Law Commission's charity law review will include mixed-purpose investment

Professor Elizabeth Cooke, in charge of the charity law project, says the review will establish whether existing law is clear enough for trustees

Professor Elizabeth Cooke
Professor Elizabeth Cooke

The Law Commission will consider what can be done to clarify the law around mixed-purpose social investment as part of its review of charity law, it has announced.

A mixed-purpose investment is one in which a charity aims to achieve both financial return and a social benefit.

The Law Commission said its review, which began in April, would consider "whether anything can be done by way of law reform to make clearer the powers and duties of charity trustees in undertaking mixed-purpose investment".

The Law Commission’s charity law project, which will run until March, is already looking at issues raised by Lord Hodgson’s review of the Charities Act 2006 and charities that are structured as charitable corporations by royal charter or by statute.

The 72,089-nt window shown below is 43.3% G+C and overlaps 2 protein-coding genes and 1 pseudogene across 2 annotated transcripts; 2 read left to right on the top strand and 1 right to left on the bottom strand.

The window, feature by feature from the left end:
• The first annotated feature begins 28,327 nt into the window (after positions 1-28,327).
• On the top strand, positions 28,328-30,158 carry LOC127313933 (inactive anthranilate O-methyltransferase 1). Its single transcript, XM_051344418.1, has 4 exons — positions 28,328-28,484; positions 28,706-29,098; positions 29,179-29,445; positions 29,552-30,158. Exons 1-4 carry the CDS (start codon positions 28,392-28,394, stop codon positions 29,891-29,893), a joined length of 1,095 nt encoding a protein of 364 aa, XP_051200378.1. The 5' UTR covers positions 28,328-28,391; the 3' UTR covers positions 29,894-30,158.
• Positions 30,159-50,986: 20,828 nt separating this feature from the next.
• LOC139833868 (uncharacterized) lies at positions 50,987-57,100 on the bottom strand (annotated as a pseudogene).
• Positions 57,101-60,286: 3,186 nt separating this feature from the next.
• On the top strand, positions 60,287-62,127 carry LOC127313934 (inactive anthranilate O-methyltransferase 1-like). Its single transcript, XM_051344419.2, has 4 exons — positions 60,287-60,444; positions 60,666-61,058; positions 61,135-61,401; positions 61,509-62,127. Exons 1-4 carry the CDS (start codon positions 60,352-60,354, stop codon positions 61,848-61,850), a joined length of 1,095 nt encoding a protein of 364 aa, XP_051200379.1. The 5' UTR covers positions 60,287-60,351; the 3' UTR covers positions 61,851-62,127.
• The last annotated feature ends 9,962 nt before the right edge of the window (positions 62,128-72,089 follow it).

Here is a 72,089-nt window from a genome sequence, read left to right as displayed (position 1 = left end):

The commission said it had agreed with the Cabinet Office to add mixed-purpose investment to the scope of its review.

In a statement, the Law Commission said that although Charity Commission guidance was available to trustees on mixed-purpose investments, such investments were not "well accommodated by the law".

"This can deter trustees from taking advantage of social investment opportunities and result in high transaction costs," the statement said.

The review will also consider the introduction of a new legal power that would allow charities to invest non-functional permanent endowments in mixed-purpose investments, as recommended by Hodgson in his review.

The Law Commission’s statement said that its review would focus purely on the law behind mixed-purpose investments and would not seek to "extend the potential for social investment by charities to confer private benefit".

Professor Elizabeth Cooke, the commissioner in charge of the charity law project, said mixed-purpose investment was a growing area about which charities wanted more information.

She said the review would focus on the existing law and establish whether it was clear enough for trustees. "The task of being a trustee is big enough; the law should support trustees and their beneficiaries," said Cooke. "It’s in nobody’s interest for trustees to not know what they can and can’t do."

The Law Commission expects to open a consultation on its project as a whole in summer next year.

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